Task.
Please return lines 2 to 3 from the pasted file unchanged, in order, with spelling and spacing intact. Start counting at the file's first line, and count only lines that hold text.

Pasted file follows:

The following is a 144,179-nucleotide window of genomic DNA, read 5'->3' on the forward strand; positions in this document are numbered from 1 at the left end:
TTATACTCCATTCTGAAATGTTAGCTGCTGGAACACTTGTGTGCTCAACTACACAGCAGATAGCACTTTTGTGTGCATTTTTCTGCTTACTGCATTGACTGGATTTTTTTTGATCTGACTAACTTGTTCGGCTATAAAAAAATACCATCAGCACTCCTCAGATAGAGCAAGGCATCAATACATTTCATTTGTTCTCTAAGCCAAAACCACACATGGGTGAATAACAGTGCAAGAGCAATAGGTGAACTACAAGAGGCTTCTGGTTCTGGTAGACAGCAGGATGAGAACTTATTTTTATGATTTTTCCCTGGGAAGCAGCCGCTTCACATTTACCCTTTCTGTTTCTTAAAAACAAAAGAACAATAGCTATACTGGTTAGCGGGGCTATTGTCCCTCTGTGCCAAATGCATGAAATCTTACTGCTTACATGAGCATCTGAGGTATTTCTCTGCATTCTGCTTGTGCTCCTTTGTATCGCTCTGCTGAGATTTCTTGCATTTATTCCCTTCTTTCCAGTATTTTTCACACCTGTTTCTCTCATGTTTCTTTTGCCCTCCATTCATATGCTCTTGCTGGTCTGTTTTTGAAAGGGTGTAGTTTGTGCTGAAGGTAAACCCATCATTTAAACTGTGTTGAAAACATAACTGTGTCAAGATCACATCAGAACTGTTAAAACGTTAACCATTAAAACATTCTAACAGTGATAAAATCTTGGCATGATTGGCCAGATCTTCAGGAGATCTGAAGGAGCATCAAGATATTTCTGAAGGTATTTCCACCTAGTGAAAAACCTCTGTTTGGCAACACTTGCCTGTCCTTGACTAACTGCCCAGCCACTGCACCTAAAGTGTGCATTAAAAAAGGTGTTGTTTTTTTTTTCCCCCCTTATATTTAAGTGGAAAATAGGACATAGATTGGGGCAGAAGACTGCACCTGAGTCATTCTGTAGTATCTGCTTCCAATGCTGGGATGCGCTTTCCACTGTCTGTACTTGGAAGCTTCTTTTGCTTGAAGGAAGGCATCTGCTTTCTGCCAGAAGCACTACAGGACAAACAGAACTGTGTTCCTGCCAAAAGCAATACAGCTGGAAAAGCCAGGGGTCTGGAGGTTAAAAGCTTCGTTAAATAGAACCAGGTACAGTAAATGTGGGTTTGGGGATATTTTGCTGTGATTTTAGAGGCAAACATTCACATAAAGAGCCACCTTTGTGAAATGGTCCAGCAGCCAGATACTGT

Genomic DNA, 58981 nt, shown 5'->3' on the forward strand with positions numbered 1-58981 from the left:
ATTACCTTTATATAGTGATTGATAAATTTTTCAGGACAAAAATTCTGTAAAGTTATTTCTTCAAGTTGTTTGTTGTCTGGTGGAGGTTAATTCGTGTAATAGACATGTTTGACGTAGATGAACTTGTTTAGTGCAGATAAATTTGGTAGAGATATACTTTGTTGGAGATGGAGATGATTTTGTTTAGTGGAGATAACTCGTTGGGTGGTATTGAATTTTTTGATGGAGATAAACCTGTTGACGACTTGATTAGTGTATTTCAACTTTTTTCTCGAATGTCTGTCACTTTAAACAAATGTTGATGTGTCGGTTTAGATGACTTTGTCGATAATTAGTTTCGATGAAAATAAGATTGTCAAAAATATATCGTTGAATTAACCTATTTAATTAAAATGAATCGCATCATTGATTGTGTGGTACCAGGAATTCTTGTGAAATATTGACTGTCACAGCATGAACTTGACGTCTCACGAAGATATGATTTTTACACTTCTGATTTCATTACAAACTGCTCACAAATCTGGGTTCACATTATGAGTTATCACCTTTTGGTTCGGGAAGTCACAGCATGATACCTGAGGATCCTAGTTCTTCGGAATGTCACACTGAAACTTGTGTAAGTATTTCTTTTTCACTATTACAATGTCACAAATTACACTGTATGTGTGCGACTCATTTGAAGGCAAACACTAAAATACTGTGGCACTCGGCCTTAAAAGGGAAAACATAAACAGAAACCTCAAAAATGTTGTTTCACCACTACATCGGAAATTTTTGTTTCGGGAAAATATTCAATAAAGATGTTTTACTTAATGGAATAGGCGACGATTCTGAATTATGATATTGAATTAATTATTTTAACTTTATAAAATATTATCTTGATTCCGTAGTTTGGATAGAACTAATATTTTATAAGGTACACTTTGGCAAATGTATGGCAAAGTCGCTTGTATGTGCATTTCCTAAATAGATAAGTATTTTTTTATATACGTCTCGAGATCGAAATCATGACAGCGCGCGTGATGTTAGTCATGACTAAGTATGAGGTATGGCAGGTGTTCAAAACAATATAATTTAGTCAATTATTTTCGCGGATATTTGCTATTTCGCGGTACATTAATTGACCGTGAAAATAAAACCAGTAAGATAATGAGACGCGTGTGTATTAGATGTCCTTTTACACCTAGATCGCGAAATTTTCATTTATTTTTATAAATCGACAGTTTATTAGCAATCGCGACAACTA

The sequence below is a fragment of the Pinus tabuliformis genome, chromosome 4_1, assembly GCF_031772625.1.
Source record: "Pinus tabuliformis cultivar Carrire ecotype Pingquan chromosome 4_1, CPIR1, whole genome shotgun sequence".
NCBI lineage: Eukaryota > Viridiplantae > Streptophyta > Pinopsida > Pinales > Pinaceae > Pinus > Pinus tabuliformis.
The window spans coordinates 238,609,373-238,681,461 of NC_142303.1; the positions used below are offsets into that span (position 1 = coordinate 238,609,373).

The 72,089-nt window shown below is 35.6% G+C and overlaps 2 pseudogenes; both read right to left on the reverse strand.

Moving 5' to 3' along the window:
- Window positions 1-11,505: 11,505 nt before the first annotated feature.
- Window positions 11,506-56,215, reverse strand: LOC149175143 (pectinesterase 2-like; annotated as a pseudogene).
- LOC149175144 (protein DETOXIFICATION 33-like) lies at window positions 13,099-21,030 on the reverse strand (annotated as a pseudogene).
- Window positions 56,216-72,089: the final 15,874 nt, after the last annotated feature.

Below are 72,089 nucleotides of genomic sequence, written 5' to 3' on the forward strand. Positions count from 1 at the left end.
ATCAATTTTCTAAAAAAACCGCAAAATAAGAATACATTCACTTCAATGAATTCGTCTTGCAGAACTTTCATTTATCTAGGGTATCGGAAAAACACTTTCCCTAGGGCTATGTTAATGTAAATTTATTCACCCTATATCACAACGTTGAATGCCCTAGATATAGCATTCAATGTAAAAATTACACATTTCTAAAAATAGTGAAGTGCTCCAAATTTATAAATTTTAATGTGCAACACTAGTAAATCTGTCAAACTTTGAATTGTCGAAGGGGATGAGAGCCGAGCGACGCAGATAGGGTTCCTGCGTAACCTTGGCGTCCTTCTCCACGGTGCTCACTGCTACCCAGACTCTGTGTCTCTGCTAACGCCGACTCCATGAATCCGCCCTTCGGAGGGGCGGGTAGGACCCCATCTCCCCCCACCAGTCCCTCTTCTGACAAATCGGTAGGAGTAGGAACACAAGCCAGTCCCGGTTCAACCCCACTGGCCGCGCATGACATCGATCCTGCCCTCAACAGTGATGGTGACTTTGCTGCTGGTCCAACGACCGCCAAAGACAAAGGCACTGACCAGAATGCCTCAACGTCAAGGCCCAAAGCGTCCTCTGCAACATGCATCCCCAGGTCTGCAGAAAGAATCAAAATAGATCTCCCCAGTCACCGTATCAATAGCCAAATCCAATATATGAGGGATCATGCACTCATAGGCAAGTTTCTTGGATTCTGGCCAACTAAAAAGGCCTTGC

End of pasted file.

TTATACTCCATTCTGAAATGTTAGCTGCTGGAACACTTGTGTGCTCAACTACACAGCAGATAGCACTTTTGTGTGCATTTTTCTGCTTACTGCATTGACTGGATTTTTTTTGATCTGACTAACTTGTTCGGCTATAAAAAAATACCATCAGCACTCCTCAGATAGAGCAAGGCATCAATACATTTCATTTGTTCTCTAAGCCAAAACCACACATGGGTGAATAACAGTGCAAGAGCAATAGGTGAACTACAAGAGGCTTCTGGTTCTGGTAGACAGCAGGATGAGAACTTATTTTTATGATTTTTCCCTGGGAAGCAGCCGCTTCACATTTACCCTTTCTGTTTCTTAAAAACAAAAGAACAATAGCTATACTGGTTAGCGGGGCTATTGTCCCTCTGTGCCAAATGCATGAAATCTTACTGCTTACATGAGCATCTGAGGTATTTCTCTGCATTCTGCTTGTGCTCCTTTGTATCGCTCTGCTGAGATTTCTTGCATTTATTCCCTTCTTTCCAGTATTTTTCACACCTGTTTCTCTCATGTTTCTTTTGCCCTCCATTCATATGCTCTTGCTGGTCTGTTTTTGAAAGGGTGTAGTTTGTGCTGAAGGTAAACCCATCATTTAAACTGTGTTGAAAACATAACTGTGTCAAGATCACATCAGAACTGTTAAAACGTTAACCATTAAAACATTCTAACAGTGATAAAATCTTGGCATGATTGGCCAGATCTTCAGGAGATCTGAAGGAGCATCAAGATATTTCTGAAGGTATTTCCACCTAGTGAAAAACCTCTGTTTGGCAACACTTGCCTGTCCTTGACTAACTGCCCAGCCACTGCACCTAAAGTGTGCATTAAAAAAGGTGTTGTTTTTTTTTTCCCCCCTTATATTTAAGTGGAAAATAGGACATAGATTGGGGCAGAAGACTGCACCTGAGTCATTCTGTAGTATCTGCTTCCAATGCTGGGATGCGCTTTCCACTGTCTGTACTTGGAAGCTTCTTTTGCTTGAAGGAAGGCATCTGCTTTCTGCCAGAAGCACTACAGGACAAACAGAACTGTGTTCCTGCCAAAAGCAATACAGCTGGAAAAGCCAGGGGTCTGGAGGTTAAAAGCTTCGTTAAATAGAACCAGGTACAGTAAATGTGGGTTTGGGGATATTTTGCTGTGATTTTAGAGGCAAACATTCACATAAAGAGCCACCTTTGTGAAATGGTCCAGCAGCCAGATACTGT

Genomic DNA, 58981 nt, shown 5'->3' on the forward strand with positions numbered 1-58981 from the left: